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Tunis resilient, but worried about economic consequences of attack

Tunisians worry about the impact Wednesday's Bardo Museum attack will have on their country's tourism industry
Protesters take to the streets of Tunis to denounce the Bardo Museum attacks (MEE / Eric Reidy)

TUNIS - There was a surprising sense of resilience in Tunis last night after two gunmen entered the Bardo National Museum in the capital early Wednesday afternoon and sparked a hostage situation that resulted in the deaths of 17 tourists, two Tunisians and both attackers.

Tunisia has been waging a campaign against militants in the mountainous northwest of the country along the border with Algeria since the country’s 2011 revolution. And the prolonged conflict in neighbouring Libya has also heightened concerns about the security situation in Tunisia. Despite periodic operations against security personnel in the northwest, however, this was the first major militant attack to take place in the country’s capital.

Even with its unprecedented nature, many Tunisians who spoke to Middle East Eye (MEE) said they were not necessarily afraid of more attacks. Instead, they worried that the targeting of foreigners would drive away tourists and further weaken Tunisia’s already struggling economy.

Tunisia’s parliament, which is in the same compound as the museum, was on lockdown for about an hour before MPs and others inside were evacuated through a door on the opposite side of the complex from the museum. The atmosphere inside “was not calm, but it was not hysterical”, said Maria Glenna, a Norwegian researcher who was there at the time.

Just before the building was evacuated, all of the MPs who were inside gathered on the main staircase and sang the national anthem, vowing to fight against terrorism and continue Tunisia’s political transition, according to Glenna.

As security forces brought the hostage situation to an end at the museum, a crowd of around 300 people gathered outside the entrance of the fenced compound. One of the people in the crowd, 25-year-old Boulila Tarek Aziz, told MEE that he had come to congratulate the security forces. “I’m not afraid. In the beginning I was a little, but not now,” Aziz said. “It can happen in any country.”

Others in the crowd expressed a sense of shock. “Nobody expected to have this kind of attack after the democratic elections we had,” said 23-year-old Ashraf Ayadi, referring to parliamentary and presidential elections that took place last fall and resulted in the first democratic transition of power in the country’s history.

“It’s going to affect our economy a lot and especially our tourism sector,” he added.

Ayadi is an organiser with the World Social Forum, an annual gathering of civil society organisation focused on alternative economics and human rights scheduled to take place in Tunis from 24 to 28 March. Some of the 8,000 expected participants were already starting to send emails saying they would not attend because of the attack, according to Ayadi.

Tunisians have been hoping that a vibrant tourism industry will help revive the country’s economy, which has been stagnant since the 2011 revolution. Now Ayadi said he was worried both foreigners and Tunisians wouldn’t feel safe anymore.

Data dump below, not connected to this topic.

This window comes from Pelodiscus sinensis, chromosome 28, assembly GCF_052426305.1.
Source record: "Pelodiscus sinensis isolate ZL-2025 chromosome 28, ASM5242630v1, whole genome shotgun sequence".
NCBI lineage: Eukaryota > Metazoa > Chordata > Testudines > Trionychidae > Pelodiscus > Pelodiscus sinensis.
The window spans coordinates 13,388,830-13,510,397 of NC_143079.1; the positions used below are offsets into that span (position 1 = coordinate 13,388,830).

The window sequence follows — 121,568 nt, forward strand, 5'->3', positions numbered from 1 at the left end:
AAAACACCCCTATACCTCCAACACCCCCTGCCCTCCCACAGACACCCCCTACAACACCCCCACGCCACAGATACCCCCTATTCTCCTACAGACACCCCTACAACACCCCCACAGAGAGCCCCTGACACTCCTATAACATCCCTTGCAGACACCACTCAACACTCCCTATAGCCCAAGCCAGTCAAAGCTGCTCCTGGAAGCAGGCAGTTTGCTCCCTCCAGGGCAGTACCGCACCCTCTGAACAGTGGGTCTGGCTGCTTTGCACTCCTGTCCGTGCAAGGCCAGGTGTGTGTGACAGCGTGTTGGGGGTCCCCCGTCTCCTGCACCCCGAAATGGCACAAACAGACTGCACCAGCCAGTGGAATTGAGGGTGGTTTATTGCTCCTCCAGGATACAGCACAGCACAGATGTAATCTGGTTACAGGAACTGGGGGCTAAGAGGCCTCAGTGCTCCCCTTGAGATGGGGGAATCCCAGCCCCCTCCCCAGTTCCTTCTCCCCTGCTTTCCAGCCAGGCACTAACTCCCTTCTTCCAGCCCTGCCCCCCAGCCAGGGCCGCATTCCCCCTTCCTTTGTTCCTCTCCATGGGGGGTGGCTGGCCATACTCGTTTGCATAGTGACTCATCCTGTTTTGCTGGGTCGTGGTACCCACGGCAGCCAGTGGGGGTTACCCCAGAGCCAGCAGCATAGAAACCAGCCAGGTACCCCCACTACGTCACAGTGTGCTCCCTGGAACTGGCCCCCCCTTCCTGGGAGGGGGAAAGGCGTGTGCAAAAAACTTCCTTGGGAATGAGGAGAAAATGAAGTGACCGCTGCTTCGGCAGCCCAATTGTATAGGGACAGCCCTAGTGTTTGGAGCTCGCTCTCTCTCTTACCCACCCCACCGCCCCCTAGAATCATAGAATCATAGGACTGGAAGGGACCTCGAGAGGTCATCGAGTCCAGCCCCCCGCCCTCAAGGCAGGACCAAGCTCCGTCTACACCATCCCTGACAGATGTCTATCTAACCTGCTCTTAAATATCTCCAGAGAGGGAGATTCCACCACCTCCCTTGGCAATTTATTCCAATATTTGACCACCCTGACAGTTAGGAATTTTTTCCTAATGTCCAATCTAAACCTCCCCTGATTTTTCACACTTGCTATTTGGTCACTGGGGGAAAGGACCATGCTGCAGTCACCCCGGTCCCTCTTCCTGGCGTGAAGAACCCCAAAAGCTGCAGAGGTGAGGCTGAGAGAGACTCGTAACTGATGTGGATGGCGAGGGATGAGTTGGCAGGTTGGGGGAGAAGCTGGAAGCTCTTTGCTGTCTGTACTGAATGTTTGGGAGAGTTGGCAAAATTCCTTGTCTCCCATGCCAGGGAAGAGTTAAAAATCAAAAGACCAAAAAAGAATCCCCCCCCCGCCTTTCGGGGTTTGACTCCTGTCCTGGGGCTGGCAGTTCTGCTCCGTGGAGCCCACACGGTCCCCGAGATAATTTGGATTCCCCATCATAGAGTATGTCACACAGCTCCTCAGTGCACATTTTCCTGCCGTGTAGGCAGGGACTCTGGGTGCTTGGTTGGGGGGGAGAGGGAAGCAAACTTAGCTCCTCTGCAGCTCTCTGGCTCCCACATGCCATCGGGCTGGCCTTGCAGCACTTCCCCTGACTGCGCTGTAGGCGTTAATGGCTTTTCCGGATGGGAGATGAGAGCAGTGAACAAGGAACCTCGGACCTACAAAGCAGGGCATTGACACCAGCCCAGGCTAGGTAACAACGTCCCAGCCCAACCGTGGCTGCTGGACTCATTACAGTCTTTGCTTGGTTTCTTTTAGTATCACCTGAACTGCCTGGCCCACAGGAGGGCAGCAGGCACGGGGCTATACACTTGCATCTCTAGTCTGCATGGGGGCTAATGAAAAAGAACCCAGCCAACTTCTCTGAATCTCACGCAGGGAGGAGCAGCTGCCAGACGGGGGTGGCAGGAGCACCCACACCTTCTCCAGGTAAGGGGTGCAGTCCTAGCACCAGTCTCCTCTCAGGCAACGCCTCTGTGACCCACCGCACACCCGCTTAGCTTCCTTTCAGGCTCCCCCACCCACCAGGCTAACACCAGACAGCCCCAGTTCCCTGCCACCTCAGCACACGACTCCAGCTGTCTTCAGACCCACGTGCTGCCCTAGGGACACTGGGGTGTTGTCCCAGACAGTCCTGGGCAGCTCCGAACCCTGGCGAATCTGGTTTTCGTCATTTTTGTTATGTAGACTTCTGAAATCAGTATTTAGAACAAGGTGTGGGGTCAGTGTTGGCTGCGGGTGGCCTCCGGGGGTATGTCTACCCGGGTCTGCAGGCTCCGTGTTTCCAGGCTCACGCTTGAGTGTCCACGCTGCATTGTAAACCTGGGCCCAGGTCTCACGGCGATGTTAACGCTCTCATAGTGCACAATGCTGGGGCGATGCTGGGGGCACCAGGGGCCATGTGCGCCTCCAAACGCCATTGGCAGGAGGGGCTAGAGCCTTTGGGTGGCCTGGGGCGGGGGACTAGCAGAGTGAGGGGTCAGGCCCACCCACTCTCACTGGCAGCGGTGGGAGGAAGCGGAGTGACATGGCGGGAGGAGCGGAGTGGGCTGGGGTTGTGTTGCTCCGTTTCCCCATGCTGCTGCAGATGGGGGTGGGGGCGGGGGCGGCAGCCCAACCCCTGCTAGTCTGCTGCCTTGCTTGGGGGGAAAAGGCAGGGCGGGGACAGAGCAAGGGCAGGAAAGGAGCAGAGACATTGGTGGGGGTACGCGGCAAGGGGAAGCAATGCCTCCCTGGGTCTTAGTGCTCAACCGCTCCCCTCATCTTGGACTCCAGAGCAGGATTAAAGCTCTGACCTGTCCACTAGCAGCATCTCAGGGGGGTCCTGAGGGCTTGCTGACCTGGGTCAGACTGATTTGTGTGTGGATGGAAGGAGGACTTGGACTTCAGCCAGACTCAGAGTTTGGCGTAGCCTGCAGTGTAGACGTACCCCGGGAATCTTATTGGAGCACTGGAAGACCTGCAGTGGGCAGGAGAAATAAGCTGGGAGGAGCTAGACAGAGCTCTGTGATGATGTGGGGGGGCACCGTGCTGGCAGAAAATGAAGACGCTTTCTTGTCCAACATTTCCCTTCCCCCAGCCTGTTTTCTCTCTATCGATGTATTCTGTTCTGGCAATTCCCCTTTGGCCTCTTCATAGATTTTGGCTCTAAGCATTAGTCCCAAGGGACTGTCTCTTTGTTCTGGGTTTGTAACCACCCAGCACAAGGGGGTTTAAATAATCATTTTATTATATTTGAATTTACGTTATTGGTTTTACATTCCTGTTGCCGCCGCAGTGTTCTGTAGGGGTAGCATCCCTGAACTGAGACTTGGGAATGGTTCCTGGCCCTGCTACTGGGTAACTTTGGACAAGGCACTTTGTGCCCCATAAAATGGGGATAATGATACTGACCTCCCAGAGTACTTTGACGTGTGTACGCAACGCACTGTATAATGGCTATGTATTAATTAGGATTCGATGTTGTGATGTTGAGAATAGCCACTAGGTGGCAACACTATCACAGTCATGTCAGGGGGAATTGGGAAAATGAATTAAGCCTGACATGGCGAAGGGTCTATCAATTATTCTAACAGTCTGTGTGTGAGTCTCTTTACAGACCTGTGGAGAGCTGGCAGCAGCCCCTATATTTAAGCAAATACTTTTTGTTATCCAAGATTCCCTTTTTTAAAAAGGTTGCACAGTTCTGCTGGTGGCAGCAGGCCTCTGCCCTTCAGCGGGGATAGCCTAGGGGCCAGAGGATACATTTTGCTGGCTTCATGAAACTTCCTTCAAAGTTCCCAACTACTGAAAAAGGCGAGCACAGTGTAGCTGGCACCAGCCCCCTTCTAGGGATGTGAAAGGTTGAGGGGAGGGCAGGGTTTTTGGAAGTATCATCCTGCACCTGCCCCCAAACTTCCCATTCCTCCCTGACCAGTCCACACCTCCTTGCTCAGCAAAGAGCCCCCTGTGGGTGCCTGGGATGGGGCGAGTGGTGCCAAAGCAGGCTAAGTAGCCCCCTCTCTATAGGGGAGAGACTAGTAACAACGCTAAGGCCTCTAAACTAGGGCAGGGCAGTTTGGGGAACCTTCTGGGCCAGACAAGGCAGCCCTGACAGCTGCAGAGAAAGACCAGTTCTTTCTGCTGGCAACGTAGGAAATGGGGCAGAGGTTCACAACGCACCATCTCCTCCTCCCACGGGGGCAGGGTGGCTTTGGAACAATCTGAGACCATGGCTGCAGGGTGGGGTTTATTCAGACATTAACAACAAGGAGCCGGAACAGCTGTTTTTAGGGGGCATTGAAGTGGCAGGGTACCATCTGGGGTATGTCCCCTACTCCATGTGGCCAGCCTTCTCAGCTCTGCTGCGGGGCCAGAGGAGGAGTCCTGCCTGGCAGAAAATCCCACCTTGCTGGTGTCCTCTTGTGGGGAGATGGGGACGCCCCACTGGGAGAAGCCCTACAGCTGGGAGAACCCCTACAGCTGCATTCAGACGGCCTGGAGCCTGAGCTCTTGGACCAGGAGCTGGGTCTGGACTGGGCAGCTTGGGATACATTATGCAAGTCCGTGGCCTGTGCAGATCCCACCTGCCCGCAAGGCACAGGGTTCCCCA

Just two hours after the end of the hostage situation, however, the cafes lining Habib Bourguiba Avenue, the main pedestrian thoroughfare in downtown Tunis, was packed with customers.

Around 50 demonstrators from the World Social Forum organising committee also gathered on the steps of the Municipal Theatre on Habib Bourguiba Avenue. A crowd of close to a hundred people stood and watched as they chanted, “Tunisia is free. Out with terrorism” and sang the national anthem.

“We are against terrorism and all that is going on,” Racha Haffar, one of the demonstrators, told MEE.

Haffar was not happy with how Tunisian security forces were handling threats in the country. The attack “was just a message to say we are here, we can do whatever we want in the middle of the capital," she said. “I’m not afraid. I’m just worried about the economy and tourism.”

Following the World Social Forum rally, members of the moderate Islamist Ennahda party took to the stairs of the theatre to condemn the attacks. They chanted similar slogans and also sang the national anthem.

On the street after the Ennahda rally, Islem Kefi, 20, said that she would not be afraid to sit in cafes or spend time in public places because of the attack. However, she did see the attack as bad news for Tunisia’s future. “I love my country. I really do … but, with this, I don’t think I can live here anymore,” she said.

“We depend on tourists and after what happened today I doubt they will come here,” Kefi added.

The fear that tourism will decrease in the wake of the attack is probably well placed, according to Mathew Herbert, a researcher focusing on security in Tunisia. Following a 2002 al-Qaeda attack against an ancient Jewish synagogue on the Tunisian island of Djerba that also left 21 people dead, the number of tourists visiting the island decreased dramatically, Herbert pointed out. “It’s very likely that tourism will suffer in Tunisia this season and for several seasons after that, but eventually it will return,” Herbert told MEE.

It is too early to say if the group that carried out the attack today has any affiliations with an international militant organisation, such as the Islamic State or al-Qaeda, or if there are more attacks like this one in store, Herbert added.

However, the economic consequences are clear. “[President Beji Caid] Essebsi will likely have to spend the remainder of his term in office dealing with an economy that is weakened in the aftermath of this attack,” he said, referring to Tunisia’s president who has more than four years left in his term.